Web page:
Rivalry week is upon us in the SEC, and with Thanksgiving coming up on Thursday and Alabama and Auburn playing on Friday, we’ll take an earlier look than normal at what to watch this week in the SEC.
Here’s how Week 13 shapes up:
1. Keeping an eye on each other: Both Alabama and Florida face tough rivalry games, which makes it anything but ideal to think about anything other than what’s right in front of you. Still, how far away will the Gators be from the Crimson Tide’s mind, and how far away will the Crimson Tide be from the Gators’ minds? These two teams have been on a collision course now for this entire month. With the big showdown looming next week, the key is for both teams to block out that game and play winning football this week against two teams that would love nothing more than to ruin their seasons.
2. Ingram vs. Tate: Who’s the best running back in the state of Alabama? Looks like we’re going to find out. Auburn’s Ben Tate is already on record (sort of) as saying that he is. The truth is that both he and Alabama’s Mark Ingram have had outstanding seasons. Both are alike in that they’re power runners and thrive on contact. Tate’s a little bit bigger, but Ingram’s probably more explosive through the hole. Ingram heads into this game as the front-runner in the Heisman Trophy race. But if he’s out-dueled by Tate, it will be interesting to see how much that hurts his chances. This is a nationally televised game the day after Thanksgiving, and everybody will be watching.
3. Winning on the Plains: Alabama last won at Auburn in 2001, a 31-7 victory during Dennis Franchione’s first season as the Crimson Tide’s coach. But for Nick Saban, he’s still looking for his first win on the Plains. He’s 0-4 at Auburn as a head coach. His first Alabama team lost 17-10 in 2007 at Jordan-Hare Stadium. And at LSU, he lost in 2000, 2002 and 2004. That 2004 loss (10-9) came when LSU was ranked No. 5 nationally and had won 10 straight games dating back to the previous national championship season.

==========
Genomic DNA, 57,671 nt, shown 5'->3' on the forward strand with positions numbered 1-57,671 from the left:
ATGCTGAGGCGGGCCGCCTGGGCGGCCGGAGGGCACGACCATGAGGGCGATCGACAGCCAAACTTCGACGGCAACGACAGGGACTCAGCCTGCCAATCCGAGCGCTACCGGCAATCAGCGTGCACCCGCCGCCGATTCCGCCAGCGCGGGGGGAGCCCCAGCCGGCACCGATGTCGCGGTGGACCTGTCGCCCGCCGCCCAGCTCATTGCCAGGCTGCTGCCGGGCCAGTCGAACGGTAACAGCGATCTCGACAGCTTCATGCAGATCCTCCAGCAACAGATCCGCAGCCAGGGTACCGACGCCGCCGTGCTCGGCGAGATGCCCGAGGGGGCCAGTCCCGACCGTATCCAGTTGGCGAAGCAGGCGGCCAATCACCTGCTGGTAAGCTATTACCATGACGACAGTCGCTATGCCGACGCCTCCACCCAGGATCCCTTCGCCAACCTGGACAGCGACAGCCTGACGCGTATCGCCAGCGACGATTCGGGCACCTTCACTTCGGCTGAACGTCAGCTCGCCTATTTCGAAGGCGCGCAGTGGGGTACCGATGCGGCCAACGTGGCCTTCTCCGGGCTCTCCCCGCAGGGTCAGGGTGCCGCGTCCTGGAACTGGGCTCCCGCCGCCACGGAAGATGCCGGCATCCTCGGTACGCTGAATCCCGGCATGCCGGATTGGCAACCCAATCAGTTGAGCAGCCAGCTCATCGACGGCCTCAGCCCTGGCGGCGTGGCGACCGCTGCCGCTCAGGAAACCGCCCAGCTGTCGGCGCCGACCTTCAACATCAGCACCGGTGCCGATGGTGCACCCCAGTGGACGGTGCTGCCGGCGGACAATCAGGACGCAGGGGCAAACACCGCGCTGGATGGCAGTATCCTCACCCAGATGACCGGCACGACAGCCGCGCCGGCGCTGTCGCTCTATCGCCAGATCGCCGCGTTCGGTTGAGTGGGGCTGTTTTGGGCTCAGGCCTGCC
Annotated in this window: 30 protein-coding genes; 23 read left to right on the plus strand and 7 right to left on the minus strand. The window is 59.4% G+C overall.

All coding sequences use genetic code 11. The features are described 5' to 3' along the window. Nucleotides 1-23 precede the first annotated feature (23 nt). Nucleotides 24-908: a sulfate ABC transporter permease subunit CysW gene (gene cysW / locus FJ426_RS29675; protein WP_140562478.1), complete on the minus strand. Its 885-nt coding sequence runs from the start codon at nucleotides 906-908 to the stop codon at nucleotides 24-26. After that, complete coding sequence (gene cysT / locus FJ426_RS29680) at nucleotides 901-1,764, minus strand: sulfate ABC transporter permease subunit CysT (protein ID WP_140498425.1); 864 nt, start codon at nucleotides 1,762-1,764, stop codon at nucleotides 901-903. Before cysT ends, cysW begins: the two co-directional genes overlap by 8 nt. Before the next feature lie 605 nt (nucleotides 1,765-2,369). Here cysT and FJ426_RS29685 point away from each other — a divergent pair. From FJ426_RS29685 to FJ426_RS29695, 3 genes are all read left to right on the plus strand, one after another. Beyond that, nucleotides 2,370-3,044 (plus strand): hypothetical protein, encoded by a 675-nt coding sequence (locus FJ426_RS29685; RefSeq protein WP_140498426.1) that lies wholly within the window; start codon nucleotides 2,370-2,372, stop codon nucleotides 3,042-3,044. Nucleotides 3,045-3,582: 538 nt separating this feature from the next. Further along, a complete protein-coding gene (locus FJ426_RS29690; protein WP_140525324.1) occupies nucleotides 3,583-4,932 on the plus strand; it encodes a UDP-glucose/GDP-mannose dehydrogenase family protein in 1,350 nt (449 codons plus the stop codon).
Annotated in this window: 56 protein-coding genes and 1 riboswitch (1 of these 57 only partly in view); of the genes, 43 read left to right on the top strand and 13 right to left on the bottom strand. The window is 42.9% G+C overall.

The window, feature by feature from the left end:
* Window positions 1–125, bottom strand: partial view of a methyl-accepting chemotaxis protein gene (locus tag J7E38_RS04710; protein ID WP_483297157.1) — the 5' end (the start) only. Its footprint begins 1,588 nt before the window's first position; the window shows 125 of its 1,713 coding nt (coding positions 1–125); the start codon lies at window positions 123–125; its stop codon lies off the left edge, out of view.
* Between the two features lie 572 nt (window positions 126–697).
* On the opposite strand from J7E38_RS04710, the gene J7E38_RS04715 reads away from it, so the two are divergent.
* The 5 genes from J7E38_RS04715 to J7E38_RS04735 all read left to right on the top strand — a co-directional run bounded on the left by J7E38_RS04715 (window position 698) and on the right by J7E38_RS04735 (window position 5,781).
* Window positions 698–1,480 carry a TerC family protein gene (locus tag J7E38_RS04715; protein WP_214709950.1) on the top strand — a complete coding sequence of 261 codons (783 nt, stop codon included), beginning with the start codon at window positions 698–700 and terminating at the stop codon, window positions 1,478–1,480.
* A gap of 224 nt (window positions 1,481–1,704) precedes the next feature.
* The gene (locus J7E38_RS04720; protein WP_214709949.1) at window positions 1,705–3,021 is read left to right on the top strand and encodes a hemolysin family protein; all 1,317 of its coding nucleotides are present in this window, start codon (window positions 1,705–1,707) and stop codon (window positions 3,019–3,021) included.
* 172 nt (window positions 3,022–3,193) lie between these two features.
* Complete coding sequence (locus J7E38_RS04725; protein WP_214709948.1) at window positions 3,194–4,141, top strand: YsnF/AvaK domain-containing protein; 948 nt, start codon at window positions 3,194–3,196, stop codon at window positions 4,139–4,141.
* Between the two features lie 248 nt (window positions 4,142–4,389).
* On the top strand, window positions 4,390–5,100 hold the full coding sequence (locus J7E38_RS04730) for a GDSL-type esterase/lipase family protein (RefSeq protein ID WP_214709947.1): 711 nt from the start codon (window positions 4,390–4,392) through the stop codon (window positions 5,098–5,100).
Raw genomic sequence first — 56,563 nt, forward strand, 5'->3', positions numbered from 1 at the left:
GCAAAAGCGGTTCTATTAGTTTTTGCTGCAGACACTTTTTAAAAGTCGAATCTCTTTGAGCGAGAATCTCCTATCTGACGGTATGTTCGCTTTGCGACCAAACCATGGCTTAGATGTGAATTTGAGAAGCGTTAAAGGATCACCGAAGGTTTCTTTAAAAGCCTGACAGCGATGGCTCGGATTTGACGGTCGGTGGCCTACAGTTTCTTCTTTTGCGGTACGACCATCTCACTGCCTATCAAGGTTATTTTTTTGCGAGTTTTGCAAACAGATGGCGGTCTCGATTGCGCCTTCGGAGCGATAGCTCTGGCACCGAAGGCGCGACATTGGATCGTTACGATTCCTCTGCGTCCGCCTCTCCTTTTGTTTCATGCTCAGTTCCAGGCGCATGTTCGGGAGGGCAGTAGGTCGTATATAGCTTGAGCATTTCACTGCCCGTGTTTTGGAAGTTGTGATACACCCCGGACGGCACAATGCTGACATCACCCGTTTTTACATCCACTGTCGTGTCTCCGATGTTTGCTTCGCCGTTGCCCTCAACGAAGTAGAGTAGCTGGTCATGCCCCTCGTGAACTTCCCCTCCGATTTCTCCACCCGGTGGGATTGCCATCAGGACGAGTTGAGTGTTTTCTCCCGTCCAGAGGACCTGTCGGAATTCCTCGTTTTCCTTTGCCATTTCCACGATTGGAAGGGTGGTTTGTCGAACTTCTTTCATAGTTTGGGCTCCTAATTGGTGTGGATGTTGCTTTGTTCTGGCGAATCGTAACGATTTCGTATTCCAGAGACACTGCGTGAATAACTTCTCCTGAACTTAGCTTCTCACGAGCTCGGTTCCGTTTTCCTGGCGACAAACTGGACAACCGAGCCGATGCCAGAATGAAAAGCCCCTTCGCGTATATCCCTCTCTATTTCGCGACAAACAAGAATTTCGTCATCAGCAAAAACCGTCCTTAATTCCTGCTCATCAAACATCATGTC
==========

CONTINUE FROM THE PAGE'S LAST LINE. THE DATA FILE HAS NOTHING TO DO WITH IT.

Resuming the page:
4. Tebow’s farewell: He’s scored an SEC-record 54 touchdowns and been the most visible player in all of college football the last two years. Tim Tebow plays his final home game on Saturday in the Swamp against Florida State. He’s part of a senior class that’s gone 46-6 at Florida with two national championships and two SEC championships. As loathed as he is around the league by opposing fans, Tebow is beloved by the Gator Nation. While this will be his finale as a player, he’s hinted that he might return to Florida some day as a coach.
5. Les is more: It’s going to take a while for LSU coach Les Miles to crawl out from under that end-of-game disaster last weekend against Ole Miss. There are some on the Bayou who think it won’t ever completely go away. Then again, they forget pretty quickly in the SEC when you’re winning big. Miles was winning big a couple of years ago when he won the BCS national championship. But since that game to end the 2007 season, the Tigers are just 7-8 against SEC foes. The last thing Miles needs is for that mark to slip to 7-9 this Saturday against Arkansas. A win over the Hogs certainly wouldn’t fix everything. But a loss to the Hogs would take an already difficult situation and make it unbearable.